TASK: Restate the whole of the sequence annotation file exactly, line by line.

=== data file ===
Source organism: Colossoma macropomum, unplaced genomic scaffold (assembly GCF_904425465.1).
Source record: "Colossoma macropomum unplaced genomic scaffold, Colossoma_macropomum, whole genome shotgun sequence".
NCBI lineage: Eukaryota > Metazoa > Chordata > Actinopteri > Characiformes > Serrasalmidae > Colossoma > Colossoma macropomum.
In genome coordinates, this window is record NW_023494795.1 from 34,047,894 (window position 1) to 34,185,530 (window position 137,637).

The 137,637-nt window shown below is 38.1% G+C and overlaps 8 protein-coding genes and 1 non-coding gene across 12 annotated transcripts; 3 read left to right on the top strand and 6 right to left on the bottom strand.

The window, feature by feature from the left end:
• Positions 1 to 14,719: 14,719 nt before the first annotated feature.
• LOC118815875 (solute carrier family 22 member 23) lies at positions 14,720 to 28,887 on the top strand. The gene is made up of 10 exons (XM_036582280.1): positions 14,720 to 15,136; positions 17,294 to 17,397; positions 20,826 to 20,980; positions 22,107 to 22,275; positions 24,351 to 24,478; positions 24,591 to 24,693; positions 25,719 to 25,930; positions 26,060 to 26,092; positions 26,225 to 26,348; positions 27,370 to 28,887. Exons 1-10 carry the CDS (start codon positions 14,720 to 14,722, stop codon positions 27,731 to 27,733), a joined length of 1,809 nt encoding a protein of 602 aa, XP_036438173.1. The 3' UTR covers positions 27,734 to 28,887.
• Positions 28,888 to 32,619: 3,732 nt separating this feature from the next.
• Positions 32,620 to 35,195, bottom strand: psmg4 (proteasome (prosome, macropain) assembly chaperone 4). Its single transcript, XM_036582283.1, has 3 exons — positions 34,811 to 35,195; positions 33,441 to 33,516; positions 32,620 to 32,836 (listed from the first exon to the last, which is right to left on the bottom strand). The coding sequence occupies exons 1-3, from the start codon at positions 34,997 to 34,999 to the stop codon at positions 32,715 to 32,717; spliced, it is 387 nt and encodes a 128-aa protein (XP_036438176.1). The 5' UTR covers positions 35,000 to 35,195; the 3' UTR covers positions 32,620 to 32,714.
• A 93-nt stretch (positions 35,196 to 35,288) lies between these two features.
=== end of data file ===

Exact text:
Source organism: Colossoma macropomum, unplaced genomic scaffold (assembly GCF_904425465.1).
Source record: "Colossoma macropomum unplaced genomic scaffold, Colossoma_macropomum, whole genome shotgun sequence".
NCBI lineage: Eukaryota > Metazoa > Chordata > Actinopteri > Characiformes > Serrasalmidae > Colossoma > Colossoma macropomum.
In genome coordinates, this window is record NW_023494795.1 from 34,047,894 (window position 1) to 34,185,530 (window position 137,637).

The 137,637-nt window shown below is 38.1% G+C and overlaps 8 protein-coding genes and 1 non-coding gene across 12 annotated transcripts; 3 read left to right on the top strand and 6 right to left on the bottom strand.

The window, feature by feature from the left end:
• Positions 1 to 14,719: 14,719 nt before the first annotated feature.
• LOC118815875 (solute carrier family 22 member 23) lies at positions 14,720 to 28,887 on the top strand. The gene is made up of 10 exons (XM_036582280.1): positions 14,720 to 15,136; positions 17,294 to 17,397; positions 20,826 to 20,980; positions 22,107 to 22,275; positions 24,351 to 24,478; positions 24,591 to 24,693; positions 25,719 to 25,930; positions 26,060 to 26,092; positions 26,225 to 26,348; positions 27,370 to 28,887. Exons 1-10 carry the CDS (start codon positions 14,720 to 14,722, stop codon positions 27,731 to 27,733), a joined length of 1,809 nt encoding a protein of 602 aa, XP_036438173.1. The 3' UTR covers positions 27,734 to 28,887.
• Positions 28,888 to 32,619: 3,732 nt separating this feature from the next.
• Positions 32,620 to 35,195, bottom strand: psmg4 (proteasome (prosome, macropain) assembly chaperone 4). Its single transcript, XM_036582283.1, has 3 exons — positions 34,811 to 35,195; positions 33,441 to 33,516; positions 32,620 to 32,836 (listed from the first exon to the last, which is right to left on the bottom strand). The coding sequence occupies exons 1-3, from the start codon at positions 34,997 to 34,999 to the stop codon at positions 32,715 to 32,717; spliced, it is 387 nt and encodes a 128-aa protein (XP_036438176.1). The 5' UTR covers positions 35,000 to 35,195; the 3' UTR covers positions 32,620 to 32,714.
• A 93-nt stretch (positions 35,196 to 35,288) lies between these two features.